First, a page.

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There are many, many reasons this movie succeeds so marvelously, but I would like to focus on three.
First, this movie benefits from an exceedingly fine cast. Not merely the leads, but many of the lesser roles are filled with extremely good actors and actresses. While Ralph Fiennes, John Tuturro, and Rob Morrow all shine in the leads, lesser parts are filled with people like David Paymer, Hank Azaria, Mira Sorvino, and Martin Scorsese. I was especially impressed by the always superb but underutilized Paul Scofield (who won the Oscar portraying Thomas More in A MAN FOR ALL SEASONS). He seems the very embodiment of the man of reason, erudition, and courtesy portraying Mark van Doren, and his pain upon learning his beloved son has lost his teaching position at Columbia is one of the great poignant moments in the film. Look very carefully at the scene where several attractive coeds interrupt Ralph Fiennes and Rob Morrow and you will spot Calista Flockhart (a.k.a. Ally McBeal).
A second reason this film succeeds so well is its tremendous period feel. The movie looks and feels like the late 1950s at every second. QUIZ SHOW does a great job of [pulling] you in and giving you an almost tangible sense of time and place.
Finally, the movie is easily one of the most accurate historical films I have ever seen, although drama is never sacrificed for the mere sake of being accurate. If one has done any reading about the scandals or perhaps if one remembers the events, the film constantly impresses with the amount of accurate detail it contains.Read more ›
Paul Attansio adapted the screenplay from the book written by Richard N. Goodwin who was the government investigator at the time. In the film this role is played by Rob Morrow who is determined to uncover the deception. All the other actors are excellent too - most notably John Turturro who is cast as a Jewish man from Queens who is allowed to win for seven weeks before being replaced by Charles Van Doran, a professor at Columbia who came from a long line of scholars. Paul Scofield also shines in the role of Van Doran's father, who stands by his son even though the family is disgraced by the publicity.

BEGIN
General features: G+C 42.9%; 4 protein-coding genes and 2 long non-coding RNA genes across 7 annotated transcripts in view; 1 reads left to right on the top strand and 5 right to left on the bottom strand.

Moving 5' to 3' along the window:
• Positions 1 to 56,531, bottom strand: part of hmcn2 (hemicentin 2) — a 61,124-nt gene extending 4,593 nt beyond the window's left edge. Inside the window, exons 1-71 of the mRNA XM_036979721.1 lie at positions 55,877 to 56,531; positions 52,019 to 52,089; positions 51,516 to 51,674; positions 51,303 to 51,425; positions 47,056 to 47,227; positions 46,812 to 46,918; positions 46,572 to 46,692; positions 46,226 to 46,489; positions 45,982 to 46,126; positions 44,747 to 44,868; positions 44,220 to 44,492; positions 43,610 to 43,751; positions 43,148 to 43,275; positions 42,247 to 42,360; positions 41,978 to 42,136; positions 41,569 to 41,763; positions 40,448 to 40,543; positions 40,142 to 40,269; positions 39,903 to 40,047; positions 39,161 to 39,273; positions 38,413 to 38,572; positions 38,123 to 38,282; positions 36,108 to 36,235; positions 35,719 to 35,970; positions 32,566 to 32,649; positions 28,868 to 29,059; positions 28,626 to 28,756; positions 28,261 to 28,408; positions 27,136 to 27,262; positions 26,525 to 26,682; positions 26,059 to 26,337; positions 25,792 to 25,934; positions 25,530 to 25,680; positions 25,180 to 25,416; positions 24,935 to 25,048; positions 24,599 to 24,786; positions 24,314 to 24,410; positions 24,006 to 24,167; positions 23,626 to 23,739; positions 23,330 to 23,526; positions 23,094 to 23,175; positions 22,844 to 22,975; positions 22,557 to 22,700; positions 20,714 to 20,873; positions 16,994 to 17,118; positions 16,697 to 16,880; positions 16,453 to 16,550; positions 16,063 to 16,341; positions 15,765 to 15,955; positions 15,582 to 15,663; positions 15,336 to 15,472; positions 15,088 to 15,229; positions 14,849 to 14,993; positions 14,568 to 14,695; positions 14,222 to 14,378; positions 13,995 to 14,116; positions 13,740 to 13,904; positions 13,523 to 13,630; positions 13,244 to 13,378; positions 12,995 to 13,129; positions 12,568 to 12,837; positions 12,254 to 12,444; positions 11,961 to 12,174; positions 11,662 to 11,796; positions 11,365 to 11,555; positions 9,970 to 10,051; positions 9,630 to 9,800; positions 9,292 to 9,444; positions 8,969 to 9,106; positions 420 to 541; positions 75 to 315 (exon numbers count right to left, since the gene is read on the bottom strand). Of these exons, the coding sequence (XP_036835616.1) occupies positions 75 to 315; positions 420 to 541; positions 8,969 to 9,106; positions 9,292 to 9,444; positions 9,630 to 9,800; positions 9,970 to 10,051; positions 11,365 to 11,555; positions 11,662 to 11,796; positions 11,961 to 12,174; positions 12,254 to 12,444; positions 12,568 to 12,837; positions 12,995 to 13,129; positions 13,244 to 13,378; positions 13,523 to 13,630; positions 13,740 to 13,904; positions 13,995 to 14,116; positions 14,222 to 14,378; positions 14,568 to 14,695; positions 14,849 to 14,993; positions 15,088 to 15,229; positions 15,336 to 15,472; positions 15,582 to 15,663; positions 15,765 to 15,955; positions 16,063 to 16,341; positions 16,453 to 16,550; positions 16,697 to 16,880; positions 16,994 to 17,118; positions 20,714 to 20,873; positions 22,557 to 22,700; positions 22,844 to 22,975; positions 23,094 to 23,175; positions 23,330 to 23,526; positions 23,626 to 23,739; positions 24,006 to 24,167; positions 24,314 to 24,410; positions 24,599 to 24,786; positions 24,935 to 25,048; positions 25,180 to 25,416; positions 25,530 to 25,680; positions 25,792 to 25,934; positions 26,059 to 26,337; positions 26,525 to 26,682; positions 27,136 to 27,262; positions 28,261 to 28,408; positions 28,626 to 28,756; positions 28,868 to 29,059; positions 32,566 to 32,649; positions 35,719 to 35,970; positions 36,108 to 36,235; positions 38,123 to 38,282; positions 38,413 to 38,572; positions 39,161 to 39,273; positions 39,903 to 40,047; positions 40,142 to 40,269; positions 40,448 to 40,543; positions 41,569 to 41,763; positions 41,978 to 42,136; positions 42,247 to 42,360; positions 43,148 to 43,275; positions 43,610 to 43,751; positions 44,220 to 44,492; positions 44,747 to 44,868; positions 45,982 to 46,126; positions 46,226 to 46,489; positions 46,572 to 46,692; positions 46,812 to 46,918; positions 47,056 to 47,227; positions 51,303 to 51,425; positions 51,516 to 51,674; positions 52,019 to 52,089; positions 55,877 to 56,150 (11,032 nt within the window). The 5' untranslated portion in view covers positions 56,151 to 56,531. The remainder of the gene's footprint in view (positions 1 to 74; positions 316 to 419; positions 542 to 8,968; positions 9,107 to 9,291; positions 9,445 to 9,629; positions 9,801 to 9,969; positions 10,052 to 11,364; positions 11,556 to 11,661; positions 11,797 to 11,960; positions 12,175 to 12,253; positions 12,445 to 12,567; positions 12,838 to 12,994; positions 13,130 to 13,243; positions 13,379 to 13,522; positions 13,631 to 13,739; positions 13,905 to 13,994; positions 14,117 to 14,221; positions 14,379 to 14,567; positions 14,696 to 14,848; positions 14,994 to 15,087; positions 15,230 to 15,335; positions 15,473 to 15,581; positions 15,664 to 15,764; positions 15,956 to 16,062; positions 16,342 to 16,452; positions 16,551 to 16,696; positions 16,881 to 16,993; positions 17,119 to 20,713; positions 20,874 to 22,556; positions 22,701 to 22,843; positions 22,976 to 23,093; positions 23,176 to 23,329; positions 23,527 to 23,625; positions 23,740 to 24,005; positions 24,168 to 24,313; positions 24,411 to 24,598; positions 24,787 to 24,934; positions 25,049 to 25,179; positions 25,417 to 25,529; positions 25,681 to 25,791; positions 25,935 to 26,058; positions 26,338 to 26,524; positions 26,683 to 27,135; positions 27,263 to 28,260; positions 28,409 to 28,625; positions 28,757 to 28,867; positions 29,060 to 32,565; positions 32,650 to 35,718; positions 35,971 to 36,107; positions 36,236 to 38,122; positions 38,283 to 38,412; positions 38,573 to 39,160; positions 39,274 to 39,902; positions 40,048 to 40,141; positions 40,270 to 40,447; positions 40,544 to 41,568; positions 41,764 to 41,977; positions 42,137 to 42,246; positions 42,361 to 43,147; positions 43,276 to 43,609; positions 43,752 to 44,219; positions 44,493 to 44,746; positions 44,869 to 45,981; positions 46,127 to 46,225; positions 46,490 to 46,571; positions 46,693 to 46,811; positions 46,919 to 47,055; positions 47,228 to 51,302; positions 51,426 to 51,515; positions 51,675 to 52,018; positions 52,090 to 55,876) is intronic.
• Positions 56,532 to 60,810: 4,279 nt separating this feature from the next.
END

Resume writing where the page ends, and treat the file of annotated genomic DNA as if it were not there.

It's not just the quiz show phenomenon that comes alive in this film. It is the nature of the times as well as the anti-Semitic undercurrent and cultural conflict that was endemic. Usually, when I see a film about the fifties, it looks like someone's imagination of what those times were like. But this film was different. I really felt I was right back there, many years before computers or even color television, sitting wide-eyed in front of that black and white set and admiring the contestants for being so smart. Times have changed. Now, we know we're being manipulated. And there is no outrage.Read more ›
What the filmmakers are telling us here, folks, is that without these added elements, the movie would be downright boring. See, if we tell it like it is, we won't make money.
Director Robert Redford and screenplay writer Paul Attanasio would have none of that. They chose to chronicle the events leading up to the quiz show scandal of the late 1950s without the embellishments that have become so much a part of Hollywood tradition. For that alone, they deserve the highest praises. But what makes Quiz Show a cinematic marvel is its ability to keep the viewer involved while remaining unerringly faithful to the facts.
John Turturro and Ralph Fiennes turn in career performances as contestants who at first benefit from, but later become victims of a system that dictates that ratings are more important than moral integrity. Turturro plays Herb Stempel, the annoying Jew who at first makes for an appealing underdog but soon wears out his welcome, and so has to take a "dive." Fiennes is Charles Van Doren, the handsome, clean-cut Ivy Leaguer who is seen as the worthy replacement and goes along with the deception, only to soon find himself in over his head but unable to just walk away.
Equally impressive is the supporting cast: Rob Morrow as Congressional investigator Richard Goodwin, Hank Azaria and David Paymer as the quiz show's manipulative producers, and Paul Scofield as Van Doren's ever-supportive but unaware father. Also exceptional, but easy to overlook in the glow of the all-star cast, are Johann Carlo as the unsophisticated, non-intellectual but nonetheless faithful Mrs.Read more ›
Most Recent Customer Reviews
Once again human BS is laid out in front of us..... All of those kind of shows are designed to capture a half witted American audience!Published 4 days ago by Barry
Quiz Show is not a new movie. It is actually an older movie that my spouse wanted after something jogged his memory about it. Read morePublished 5 days ago by Inspector Gadget
It’s the 1950’s and television is the new medium that has post World War II America spellbound. There is no greater force in this new medium than the television quiz show as... Read morePublished 1 month ago by Michael Griswold
Bought this for my dad who had mentioned it a few times in passing. We watched it all together and it really is a great movie! Some classic, memorable scenes and lines.Published 2 months ago by Ed Nordstrom
One of the best written , best directed and certainly best acted movies in the past 30 years. Redford's last couple of offerings have been dismal but he fires on all cylinders in... Read morePublished 3 months ago by john d feehan
Only Robert Redford could direct a historical piece and make it riveting. He took the simplest chapter from Richard Goodwin's "Remembering America" and created a fast... Read morePublished 3 months ago by David Seaman
This is not the movie. It is some sort of knock-off that displays as a small image on a black screen. Read morePublished 4 months ago by CEN-SF